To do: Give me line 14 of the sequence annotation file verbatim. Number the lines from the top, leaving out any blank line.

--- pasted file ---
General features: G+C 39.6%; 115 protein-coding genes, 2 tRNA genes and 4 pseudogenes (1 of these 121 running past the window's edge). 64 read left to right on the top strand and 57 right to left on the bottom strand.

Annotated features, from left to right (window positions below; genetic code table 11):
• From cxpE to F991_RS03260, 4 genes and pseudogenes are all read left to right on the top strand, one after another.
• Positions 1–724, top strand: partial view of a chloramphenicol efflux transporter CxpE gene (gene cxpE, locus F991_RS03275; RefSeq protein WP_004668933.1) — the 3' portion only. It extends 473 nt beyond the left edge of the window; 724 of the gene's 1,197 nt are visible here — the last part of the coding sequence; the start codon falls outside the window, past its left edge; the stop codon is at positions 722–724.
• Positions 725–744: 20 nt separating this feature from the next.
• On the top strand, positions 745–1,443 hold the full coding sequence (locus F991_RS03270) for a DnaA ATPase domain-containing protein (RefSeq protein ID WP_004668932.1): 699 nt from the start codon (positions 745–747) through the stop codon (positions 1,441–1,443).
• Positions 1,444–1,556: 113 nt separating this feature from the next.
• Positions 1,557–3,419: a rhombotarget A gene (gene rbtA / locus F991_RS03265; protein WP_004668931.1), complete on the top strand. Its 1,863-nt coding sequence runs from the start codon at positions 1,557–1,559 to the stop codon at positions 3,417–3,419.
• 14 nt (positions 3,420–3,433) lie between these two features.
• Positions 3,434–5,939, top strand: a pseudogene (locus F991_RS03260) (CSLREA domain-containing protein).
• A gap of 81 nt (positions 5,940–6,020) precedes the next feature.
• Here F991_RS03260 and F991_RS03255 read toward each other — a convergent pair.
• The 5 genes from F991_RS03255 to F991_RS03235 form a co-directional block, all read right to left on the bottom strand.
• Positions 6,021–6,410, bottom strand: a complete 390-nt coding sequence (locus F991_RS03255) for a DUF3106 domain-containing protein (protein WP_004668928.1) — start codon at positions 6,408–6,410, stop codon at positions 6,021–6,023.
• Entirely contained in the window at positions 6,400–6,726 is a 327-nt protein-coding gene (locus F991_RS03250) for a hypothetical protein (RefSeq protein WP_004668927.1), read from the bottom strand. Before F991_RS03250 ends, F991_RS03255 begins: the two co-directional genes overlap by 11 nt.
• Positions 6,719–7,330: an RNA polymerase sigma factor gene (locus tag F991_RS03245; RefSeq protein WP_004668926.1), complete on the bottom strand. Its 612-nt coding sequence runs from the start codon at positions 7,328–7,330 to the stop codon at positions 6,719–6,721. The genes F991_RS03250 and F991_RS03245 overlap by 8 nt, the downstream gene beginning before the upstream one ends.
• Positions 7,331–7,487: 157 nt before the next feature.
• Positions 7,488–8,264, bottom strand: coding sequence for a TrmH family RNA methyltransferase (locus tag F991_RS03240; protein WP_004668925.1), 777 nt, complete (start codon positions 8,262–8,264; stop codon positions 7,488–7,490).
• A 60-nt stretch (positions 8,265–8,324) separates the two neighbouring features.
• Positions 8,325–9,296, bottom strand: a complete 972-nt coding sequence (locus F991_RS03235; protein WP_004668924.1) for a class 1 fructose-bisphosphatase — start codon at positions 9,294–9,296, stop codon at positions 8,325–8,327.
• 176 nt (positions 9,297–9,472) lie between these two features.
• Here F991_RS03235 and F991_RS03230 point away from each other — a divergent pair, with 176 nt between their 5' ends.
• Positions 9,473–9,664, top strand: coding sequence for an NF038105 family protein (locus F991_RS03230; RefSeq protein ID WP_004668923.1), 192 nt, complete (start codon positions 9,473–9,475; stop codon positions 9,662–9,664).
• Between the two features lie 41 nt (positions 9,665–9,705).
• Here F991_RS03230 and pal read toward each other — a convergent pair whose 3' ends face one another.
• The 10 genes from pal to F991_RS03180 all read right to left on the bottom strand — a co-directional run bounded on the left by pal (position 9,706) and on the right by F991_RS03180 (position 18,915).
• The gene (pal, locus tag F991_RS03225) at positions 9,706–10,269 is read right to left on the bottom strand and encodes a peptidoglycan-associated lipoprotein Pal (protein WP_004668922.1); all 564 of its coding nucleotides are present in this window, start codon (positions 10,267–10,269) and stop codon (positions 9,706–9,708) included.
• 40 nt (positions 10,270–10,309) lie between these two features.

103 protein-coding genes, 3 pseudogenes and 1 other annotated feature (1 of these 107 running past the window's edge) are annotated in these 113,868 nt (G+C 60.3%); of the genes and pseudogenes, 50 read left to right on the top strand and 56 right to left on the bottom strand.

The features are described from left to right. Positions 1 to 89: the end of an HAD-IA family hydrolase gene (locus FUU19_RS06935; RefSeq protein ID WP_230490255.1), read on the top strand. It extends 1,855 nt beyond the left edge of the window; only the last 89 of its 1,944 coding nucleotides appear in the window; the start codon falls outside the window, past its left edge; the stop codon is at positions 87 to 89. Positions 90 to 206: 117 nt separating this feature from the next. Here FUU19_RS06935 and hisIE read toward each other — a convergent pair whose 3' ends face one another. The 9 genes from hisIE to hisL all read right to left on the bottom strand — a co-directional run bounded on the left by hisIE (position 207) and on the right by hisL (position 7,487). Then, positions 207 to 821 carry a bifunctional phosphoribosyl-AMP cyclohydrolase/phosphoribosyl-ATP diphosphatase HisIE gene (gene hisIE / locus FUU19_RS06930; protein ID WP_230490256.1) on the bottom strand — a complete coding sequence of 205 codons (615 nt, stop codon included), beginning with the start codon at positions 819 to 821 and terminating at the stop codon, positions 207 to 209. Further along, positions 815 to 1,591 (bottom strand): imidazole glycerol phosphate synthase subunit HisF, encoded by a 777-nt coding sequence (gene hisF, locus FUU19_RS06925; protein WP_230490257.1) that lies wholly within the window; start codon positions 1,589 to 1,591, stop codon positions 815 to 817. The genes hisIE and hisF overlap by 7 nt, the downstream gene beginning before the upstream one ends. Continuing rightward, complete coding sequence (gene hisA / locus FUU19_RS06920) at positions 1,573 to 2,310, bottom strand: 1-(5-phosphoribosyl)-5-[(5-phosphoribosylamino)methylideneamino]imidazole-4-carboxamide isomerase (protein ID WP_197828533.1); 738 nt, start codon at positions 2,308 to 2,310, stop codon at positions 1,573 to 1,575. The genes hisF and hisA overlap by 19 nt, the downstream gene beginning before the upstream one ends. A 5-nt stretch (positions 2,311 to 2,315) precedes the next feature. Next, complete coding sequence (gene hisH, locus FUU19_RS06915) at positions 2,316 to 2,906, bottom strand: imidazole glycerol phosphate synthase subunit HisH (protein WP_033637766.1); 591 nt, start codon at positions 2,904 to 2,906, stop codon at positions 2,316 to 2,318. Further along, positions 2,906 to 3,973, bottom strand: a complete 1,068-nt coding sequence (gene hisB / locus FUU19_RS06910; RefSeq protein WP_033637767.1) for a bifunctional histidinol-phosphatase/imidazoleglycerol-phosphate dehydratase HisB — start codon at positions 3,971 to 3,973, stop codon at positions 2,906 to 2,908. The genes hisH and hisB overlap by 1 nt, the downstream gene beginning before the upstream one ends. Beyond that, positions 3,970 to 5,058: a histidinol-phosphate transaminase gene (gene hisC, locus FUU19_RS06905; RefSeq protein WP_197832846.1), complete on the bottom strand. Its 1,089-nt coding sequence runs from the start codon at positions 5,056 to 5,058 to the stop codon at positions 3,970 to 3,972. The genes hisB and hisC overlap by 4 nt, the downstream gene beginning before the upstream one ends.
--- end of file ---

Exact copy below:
• Positions 6,021–6,410, bottom strand: a complete 390-nt coding sequence (locus F991_RS03255) for a DUF3106 domain-containing protein (protein WP_004668928.1) — start codon at positions 6,408–6,410, stop codon at positions 6,021–6,023.